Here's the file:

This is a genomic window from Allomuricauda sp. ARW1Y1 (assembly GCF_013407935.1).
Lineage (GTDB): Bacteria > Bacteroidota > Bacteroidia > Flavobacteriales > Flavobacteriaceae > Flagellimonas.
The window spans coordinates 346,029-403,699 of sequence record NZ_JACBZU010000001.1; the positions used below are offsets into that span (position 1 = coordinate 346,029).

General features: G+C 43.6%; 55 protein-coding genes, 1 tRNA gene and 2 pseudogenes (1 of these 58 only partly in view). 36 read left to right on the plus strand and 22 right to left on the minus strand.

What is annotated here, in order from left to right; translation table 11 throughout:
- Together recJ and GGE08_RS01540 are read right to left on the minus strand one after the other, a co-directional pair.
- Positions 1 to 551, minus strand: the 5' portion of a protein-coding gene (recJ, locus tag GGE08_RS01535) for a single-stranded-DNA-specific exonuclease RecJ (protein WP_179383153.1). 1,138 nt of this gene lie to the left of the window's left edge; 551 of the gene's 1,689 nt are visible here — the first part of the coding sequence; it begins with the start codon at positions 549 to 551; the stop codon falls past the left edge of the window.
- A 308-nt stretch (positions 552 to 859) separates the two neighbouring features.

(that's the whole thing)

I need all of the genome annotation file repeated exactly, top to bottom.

This is a genomic window from Allomuricauda sp. ARW1Y1 (assembly GCF_013407935.1).
Lineage (GTDB): Bacteria > Bacteroidota > Bacteroidia > Flavobacteriales > Flavobacteriaceae > Flagellimonas.
The window spans coordinates 346,029-403,699 of sequence record NZ_JACBZU010000001.1; the positions used below are offsets into that span (position 1 = coordinate 346,029).

General features: G+C 43.6%; 55 protein-coding genes, 1 tRNA gene and 2 pseudogenes (1 of these 58 only partly in view). 36 read left to right on the plus strand and 22 right to left on the minus strand.

What is annotated here, in order from left to right; translation table 11 throughout:
- Together recJ and GGE08_RS01540 are read right to left on the minus strand one after the other, a co-directional pair.
- Positions 1 to 551, minus strand: the 5' portion of a protein-coding gene (recJ, locus tag GGE08_RS01535) for a single-stranded-DNA-specific exonuclease RecJ (protein WP_179383153.1). 1,138 nt of this gene lie to the left of the window's left edge; 551 of the gene's 1,689 nt are visible here — the first part of the coding sequence; it begins with the start codon at positions 549 to 551; the stop codon falls past the left edge of the window.
- A 308-nt stretch (positions 552 to 859) separates the two neighbouring features.